The hypodermic needle model (also known as the hypodermic-syringe model) is a model of communications also referred to as the "magic bullet" perspective, or the transmission-belt model. Essentially, this model holds that an intended message is directly received and wholly accepted by the receiver. The model is rooted in 1930s behaviorism and is considered by many to be obsolete today.
The hypodermic needle theory implied that mass media had a direct, immediate and powerful effect on their audiences. The mass media in the 1940s and 1950s were perceived as a powerful influence on behaviour change. Several factors contributed to this "strong effects" theory of communication, including: the fast rise and popularization of radio and television, the emergence of the persuasion industries, such as advertising and propaganda, the Payne Fund studies of the 1930s, which focused on the impact of motion pictures on children, and Hitler's monopolization of the mass media during WWII to unify the German public behind the Nazi party.
This view of propaganda took root after World War I and was championed by theorists such as Harold Lasswell in his pioneering work Propaganda Technique in the World War (1927). He argued that the people had been duped and degraded by propaganda during the war. Lasswell based his work on a stimulus-response model rooted in learning theory. Focusing on mass effects, this approach viewed human responses to the media as uniform and immediate. E. D. Martin expressed this approach thus: "Propaganda offers ready-made opinions for the unthinking herd" (cited in Choukas, 1965, p. 15). The "Magic Bullet" or "Hypodermic Needle Theory" of direct influence effects was not as widely accepted by scholars as many books on mass communication indicate. The magic bullet theory was not based on empirical findings from research but rather on assumptions of the time about human nature. People were assumed to be "uniformly controlled by their biologically based 'instincts' and that they react more or less uniformly to whatever 'stimuli' came along" (Lowery & DefFleur, 1995, p. 400).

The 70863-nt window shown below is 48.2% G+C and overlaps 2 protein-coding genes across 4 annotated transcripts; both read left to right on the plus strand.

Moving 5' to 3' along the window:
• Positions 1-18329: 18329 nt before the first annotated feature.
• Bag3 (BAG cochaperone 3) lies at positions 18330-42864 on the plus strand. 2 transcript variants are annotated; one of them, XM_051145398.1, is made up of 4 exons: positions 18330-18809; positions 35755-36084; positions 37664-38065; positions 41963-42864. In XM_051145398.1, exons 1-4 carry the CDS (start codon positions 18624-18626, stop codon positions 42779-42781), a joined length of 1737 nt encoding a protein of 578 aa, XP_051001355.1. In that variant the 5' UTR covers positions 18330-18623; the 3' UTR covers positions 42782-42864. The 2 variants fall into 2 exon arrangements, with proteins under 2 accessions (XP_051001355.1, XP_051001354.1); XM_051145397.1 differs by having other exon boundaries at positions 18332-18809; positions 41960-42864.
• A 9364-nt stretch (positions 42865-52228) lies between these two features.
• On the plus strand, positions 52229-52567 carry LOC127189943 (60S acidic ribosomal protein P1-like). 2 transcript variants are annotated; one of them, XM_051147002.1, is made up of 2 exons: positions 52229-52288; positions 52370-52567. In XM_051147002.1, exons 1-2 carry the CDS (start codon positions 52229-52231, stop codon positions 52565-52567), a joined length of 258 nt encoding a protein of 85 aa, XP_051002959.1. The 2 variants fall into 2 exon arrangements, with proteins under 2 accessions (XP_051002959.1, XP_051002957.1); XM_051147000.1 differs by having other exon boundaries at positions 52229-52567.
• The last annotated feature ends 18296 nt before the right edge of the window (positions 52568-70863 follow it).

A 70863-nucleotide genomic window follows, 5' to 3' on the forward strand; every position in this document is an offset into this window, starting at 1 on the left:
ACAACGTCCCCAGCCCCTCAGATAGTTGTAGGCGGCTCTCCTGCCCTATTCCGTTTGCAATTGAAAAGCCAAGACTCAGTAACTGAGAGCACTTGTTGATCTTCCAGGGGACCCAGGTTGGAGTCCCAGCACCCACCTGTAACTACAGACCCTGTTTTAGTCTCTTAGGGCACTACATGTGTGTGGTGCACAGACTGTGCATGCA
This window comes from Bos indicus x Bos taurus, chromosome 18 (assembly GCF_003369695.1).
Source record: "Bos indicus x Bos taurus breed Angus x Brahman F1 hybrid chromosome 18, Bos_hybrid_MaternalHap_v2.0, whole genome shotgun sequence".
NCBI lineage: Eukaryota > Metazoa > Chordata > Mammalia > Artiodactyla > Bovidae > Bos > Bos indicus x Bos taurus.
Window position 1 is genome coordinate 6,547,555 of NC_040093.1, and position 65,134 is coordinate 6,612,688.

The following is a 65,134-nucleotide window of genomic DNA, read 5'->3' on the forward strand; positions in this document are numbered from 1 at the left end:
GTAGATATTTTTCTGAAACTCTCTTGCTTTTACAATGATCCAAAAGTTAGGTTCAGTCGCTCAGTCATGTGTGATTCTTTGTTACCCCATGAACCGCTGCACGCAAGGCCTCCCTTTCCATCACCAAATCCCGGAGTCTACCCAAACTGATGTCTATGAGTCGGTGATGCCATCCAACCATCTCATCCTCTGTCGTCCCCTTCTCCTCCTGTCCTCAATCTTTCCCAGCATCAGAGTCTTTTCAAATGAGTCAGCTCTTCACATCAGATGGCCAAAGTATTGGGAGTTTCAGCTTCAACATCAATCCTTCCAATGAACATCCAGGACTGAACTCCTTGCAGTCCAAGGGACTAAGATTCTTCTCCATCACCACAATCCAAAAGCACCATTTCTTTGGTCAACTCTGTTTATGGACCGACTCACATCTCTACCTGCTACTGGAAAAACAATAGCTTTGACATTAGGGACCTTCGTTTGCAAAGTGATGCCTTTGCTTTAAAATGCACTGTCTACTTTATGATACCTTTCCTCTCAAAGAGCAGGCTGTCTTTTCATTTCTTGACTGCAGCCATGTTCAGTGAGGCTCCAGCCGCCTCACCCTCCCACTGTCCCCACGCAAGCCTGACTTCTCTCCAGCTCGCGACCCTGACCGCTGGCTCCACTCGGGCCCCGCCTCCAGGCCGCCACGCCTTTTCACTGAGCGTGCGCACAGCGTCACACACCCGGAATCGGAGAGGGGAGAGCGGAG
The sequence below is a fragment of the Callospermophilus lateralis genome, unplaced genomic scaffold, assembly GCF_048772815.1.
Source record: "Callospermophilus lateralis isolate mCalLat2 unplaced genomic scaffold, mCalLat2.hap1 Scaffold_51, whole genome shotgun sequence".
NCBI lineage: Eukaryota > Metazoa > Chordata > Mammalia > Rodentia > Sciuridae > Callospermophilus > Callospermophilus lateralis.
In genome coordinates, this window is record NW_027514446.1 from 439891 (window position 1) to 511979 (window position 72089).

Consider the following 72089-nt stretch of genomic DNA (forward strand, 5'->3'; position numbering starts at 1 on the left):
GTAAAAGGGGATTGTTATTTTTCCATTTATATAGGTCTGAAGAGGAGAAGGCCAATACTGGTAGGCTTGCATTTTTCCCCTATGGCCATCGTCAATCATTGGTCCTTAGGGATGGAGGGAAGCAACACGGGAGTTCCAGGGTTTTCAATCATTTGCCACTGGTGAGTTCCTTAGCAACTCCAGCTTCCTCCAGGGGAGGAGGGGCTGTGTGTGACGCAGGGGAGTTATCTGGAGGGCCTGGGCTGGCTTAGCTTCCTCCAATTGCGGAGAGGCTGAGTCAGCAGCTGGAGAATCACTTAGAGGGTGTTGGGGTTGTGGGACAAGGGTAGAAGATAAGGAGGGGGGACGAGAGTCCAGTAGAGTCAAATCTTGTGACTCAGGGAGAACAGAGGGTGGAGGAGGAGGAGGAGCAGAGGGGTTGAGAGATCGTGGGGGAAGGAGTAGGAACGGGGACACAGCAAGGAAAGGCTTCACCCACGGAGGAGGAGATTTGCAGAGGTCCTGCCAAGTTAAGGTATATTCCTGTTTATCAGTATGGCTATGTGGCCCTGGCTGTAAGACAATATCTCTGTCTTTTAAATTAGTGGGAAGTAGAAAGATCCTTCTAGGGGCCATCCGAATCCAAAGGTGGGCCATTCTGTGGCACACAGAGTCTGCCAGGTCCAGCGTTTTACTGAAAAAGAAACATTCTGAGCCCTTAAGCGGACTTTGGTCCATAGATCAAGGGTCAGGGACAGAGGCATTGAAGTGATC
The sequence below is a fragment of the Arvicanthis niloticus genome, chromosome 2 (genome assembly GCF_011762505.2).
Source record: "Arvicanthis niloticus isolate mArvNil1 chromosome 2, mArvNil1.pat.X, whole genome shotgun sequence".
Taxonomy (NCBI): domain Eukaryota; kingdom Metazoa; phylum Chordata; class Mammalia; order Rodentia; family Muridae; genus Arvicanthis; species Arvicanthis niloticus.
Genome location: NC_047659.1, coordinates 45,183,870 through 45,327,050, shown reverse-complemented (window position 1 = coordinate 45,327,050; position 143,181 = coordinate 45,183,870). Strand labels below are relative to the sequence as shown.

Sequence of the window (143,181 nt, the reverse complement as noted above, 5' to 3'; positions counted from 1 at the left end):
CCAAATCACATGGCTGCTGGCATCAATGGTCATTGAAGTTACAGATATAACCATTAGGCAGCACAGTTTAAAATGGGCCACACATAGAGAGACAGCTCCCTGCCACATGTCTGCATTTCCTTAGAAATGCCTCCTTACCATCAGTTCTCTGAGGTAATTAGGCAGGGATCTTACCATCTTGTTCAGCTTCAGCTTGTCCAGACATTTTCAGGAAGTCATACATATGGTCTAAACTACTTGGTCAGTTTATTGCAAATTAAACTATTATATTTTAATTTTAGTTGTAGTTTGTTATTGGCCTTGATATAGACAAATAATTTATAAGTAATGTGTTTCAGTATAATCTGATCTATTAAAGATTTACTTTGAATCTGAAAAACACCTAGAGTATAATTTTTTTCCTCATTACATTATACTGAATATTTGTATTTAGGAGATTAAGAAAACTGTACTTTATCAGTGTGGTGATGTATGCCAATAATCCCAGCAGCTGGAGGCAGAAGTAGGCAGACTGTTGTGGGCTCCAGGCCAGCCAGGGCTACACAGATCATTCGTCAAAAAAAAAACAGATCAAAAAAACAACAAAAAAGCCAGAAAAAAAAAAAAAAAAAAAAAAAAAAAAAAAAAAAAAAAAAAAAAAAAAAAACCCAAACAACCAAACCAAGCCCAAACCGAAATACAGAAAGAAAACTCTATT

The phrasing "hypodermic needle" is meant to give a mental image of the direct, strategic, and planned infusion of a message into an individual. But as research methodology became more highly developed, it became apparent that the media had selective influences on people.
The most famous incident often cited as an example for the hypodermic needle model was the 1938 broadcast of The War of the Worlds and the subsequent reaction of widespread panic among its American mass audience. However, this incident actually sparked the research movement, led by Paul Lazarsfeld and Herta Herzog, that would disprove the magic bullet or hypodermic needle theory, as Hadley Cantril managed to show that reactions to the broadcast were, in fact, diverse, and were largely determined by situational and attitudinal attributes of the listeners.